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Posted: Sun Apr 20, 2014 8:18 pm
Are the stringers in a 1978 17' Chris craft SS ski boat glass over wood or glass box construction?
Re: Stringer Question
Posted: Thu Oct 30, 2014 10:36 am
Hey I saw this note and it has not been responded to, so here are some comments, sorry so late. A fiberglass Chris of this age is undoubtedly following the standard construction developed from the Corsair and Commander experiences, and that is all hollow box beam construction AND with a wood base installed above the wet zone at the engine stringer location either encapsulated or on top of.......(not for strength necessarily, but for something to screw the engine mounts into).
More times than not, the wood is in good condition. However, if it must be replaced this is not the end of the world, it is MUCH easier than working on a wood boat, here is one of our guys at the Chris-Craft Commander Forum site doing some surgery. Using the proper wood (personally, I would use fir or white oak for this) with a saturated fiberglass wrap, and lag bolts, and the boat would be good for another 30 or 40 years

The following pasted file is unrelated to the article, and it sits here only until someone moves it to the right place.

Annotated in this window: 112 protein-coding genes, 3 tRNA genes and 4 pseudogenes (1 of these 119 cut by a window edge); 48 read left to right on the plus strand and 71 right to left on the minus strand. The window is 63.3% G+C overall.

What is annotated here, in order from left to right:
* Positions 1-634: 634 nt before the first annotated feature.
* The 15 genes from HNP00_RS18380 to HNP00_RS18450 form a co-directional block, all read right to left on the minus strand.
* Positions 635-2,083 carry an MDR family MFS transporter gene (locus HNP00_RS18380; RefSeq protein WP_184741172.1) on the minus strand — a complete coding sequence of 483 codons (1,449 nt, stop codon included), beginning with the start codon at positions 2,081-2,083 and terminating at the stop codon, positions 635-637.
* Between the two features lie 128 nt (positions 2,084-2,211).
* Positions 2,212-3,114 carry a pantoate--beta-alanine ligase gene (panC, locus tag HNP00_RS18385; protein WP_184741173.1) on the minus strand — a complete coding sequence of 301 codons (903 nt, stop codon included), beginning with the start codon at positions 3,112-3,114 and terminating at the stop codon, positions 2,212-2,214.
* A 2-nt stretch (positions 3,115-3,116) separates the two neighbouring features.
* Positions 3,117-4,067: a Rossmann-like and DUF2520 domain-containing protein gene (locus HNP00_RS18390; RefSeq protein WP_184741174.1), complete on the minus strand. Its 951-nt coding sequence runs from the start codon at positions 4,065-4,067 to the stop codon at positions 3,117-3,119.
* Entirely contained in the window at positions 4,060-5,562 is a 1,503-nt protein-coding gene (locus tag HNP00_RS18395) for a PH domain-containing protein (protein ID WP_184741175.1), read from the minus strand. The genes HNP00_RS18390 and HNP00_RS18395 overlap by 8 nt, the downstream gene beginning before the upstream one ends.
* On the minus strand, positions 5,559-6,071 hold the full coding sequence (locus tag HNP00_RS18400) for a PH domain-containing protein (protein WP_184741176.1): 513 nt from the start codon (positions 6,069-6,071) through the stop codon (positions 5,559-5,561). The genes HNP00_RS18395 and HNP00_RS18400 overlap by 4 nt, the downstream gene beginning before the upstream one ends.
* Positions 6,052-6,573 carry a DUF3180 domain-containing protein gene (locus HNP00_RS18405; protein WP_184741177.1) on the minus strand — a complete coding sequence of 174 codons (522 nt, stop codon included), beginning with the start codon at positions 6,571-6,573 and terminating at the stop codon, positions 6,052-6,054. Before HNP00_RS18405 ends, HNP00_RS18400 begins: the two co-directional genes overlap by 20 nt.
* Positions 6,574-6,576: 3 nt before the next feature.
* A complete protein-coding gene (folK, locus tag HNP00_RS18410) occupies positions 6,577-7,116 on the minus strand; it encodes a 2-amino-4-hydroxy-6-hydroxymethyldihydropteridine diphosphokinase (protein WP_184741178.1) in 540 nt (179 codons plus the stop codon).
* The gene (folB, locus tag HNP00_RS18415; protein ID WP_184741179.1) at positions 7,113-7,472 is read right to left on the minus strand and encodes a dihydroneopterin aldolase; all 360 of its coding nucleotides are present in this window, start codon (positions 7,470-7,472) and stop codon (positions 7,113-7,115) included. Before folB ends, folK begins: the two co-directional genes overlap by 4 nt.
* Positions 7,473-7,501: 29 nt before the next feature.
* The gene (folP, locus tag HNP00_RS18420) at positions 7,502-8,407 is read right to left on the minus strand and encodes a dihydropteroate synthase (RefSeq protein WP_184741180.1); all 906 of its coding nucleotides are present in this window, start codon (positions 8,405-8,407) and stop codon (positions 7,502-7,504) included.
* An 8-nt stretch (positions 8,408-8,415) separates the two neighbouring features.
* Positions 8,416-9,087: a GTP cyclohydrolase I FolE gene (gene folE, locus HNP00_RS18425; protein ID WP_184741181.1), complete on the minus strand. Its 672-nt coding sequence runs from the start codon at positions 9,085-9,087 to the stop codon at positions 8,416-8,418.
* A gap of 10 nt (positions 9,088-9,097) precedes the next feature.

While this may seem excessive, it is not all that difficult and it could be a LOT worse......
Re: Stringer Question
Posted: Tue Jan 02, 2018 3:37 pm
Here is a bit of work I've done on my 23 Lancer, replacing some rotted wood. There isn't much wood in the wet zone on these Lancers, but there is some and here is an example of what it takes to fix it.
Basically cut the fiberglass bonding around the rotted wood, remove the old wood, cut some new wood to fit (I chose to laminate up a piece for each side of the boat), treat it and then I wetted it and smeared a water activated polyurethane glue on mine and it foamed itself in tight, and then I trimmed off the excess foam glue, topped it with a fiberglass cloth saturated in resin and painted everything with bilge coat. The same basic process is used for any wood in a Lancer hull that needs to be replaced. I note the transoms of these boats are reinforced with 3/4" marine plywood, and some of them show water intrusion down close to the bilge. In my case the integrity was good so I did not have to remove anything, but if you get one that has rot in this location (the outdrive boats sometimes deteriorate around the hole for the outdrive) then a section of the inner fiberglass needs to be removed, new marine plywood installed, and a finish glass overlay installed. Thankfully I didn't have to do that. The photos should tell the story of my rather easy rot replacement for the Lancer (photos appear to be arranged new to old in this format).